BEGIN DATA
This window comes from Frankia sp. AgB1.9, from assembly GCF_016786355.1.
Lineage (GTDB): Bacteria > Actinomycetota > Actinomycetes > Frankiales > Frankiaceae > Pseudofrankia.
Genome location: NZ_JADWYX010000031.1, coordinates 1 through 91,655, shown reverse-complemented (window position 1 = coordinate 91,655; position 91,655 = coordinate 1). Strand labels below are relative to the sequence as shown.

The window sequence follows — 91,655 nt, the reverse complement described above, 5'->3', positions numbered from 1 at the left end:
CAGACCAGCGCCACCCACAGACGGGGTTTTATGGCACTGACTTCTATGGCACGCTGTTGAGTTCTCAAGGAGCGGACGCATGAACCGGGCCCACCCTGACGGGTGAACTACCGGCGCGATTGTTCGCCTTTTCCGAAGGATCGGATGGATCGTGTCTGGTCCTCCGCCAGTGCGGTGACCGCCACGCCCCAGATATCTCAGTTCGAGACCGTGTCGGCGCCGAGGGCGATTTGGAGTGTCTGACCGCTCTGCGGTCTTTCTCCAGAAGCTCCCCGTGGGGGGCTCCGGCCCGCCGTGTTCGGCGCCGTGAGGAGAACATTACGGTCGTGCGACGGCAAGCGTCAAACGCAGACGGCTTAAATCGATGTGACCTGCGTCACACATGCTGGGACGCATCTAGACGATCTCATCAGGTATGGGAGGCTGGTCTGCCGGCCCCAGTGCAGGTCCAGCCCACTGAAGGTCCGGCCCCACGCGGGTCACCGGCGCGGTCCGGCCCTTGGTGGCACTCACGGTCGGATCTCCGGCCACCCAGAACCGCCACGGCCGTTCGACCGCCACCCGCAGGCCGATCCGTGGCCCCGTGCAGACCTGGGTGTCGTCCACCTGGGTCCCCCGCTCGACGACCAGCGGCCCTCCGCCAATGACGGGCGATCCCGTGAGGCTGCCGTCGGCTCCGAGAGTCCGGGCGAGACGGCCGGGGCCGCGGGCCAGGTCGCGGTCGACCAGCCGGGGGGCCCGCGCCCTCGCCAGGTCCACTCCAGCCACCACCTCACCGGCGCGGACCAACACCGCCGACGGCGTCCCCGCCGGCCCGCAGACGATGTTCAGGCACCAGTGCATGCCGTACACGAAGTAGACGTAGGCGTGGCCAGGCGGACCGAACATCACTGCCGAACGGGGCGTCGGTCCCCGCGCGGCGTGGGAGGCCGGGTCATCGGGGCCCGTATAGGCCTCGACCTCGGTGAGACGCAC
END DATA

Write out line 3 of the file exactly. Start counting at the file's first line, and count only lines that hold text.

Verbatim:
Genome location: NZ_JADWYX010000031.1, coordinates 1 through 91,655, shown reverse-complemented (window position 1 = coordinate 91,655; position 91,655 = coordinate 1). Strand labels below are relative to the sequence as shown.